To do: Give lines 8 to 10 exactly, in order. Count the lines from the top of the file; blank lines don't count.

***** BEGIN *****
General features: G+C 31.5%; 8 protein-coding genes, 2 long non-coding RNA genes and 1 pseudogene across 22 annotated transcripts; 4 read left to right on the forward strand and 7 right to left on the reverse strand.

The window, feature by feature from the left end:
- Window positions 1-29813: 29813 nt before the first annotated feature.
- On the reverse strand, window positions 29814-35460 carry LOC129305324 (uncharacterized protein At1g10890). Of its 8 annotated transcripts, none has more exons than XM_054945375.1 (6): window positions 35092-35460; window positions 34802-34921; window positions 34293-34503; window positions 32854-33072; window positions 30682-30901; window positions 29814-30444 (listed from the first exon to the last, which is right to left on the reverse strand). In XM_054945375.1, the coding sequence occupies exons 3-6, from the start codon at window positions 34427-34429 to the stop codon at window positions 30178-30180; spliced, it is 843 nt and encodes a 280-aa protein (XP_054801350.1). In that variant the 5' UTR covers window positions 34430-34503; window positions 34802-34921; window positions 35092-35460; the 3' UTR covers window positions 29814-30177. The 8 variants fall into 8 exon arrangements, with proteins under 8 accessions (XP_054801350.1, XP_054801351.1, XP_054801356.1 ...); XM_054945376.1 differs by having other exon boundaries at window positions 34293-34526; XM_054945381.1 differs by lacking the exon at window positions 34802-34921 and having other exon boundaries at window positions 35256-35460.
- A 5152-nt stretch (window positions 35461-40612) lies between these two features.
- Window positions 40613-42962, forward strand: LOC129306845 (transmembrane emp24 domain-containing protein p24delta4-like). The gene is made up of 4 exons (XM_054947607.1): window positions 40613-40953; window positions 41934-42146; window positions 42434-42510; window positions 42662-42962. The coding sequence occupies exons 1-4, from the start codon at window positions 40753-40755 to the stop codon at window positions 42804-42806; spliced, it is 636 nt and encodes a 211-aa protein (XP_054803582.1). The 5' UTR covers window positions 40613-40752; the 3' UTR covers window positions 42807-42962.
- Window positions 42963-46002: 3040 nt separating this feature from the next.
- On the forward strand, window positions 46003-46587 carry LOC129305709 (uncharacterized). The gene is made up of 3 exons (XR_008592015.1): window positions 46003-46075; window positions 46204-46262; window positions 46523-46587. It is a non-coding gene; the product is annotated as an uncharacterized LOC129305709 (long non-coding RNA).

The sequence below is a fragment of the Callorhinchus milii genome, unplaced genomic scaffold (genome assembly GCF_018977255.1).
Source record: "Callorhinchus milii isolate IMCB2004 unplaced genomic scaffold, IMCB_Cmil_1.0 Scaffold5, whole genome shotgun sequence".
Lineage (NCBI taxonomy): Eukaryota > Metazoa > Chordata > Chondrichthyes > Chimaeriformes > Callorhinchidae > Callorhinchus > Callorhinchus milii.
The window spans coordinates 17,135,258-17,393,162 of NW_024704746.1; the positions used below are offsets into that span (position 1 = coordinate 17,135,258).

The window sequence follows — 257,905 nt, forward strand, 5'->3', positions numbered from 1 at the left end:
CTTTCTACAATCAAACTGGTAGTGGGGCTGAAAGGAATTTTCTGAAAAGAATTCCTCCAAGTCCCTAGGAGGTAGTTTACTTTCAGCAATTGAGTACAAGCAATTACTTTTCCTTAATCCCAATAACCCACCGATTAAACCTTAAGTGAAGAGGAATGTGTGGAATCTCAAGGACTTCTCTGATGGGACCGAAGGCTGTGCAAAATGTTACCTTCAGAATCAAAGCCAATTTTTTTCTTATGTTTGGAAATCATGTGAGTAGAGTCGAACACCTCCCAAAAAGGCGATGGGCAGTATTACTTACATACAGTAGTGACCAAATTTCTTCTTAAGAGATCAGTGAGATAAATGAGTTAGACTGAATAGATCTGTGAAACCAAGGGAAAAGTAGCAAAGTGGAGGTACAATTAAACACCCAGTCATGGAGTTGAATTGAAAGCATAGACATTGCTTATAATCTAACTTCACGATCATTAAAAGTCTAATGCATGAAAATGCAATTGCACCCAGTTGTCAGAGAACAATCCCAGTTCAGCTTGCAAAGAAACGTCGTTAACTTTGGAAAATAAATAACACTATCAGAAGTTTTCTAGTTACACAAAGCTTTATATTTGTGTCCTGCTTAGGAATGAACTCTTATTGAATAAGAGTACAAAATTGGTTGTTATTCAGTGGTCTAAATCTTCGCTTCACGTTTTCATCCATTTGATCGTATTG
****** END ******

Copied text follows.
- On the forward strand, window positions 46003-46587 carry LOC129305709 (uncharacterized). The gene is made up of 3 exons (XR_008592015.1): window positions 46003-46075; window positions 46204-46262; window positions 46523-46587. It is a non-coding gene; the product is annotated as an uncharacterized LOC129305709 (long non-coding RNA).

The sequence below is a fragment of the Callorhinchus milii genome, unplaced genomic scaffold (genome assembly GCF_018977255.1).
Source record: "Callorhinchus milii isolate IMCB2004 unplaced genomic scaffold, IMCB_Cmil_1.0 Scaffold5, whole genome shotgun sequence".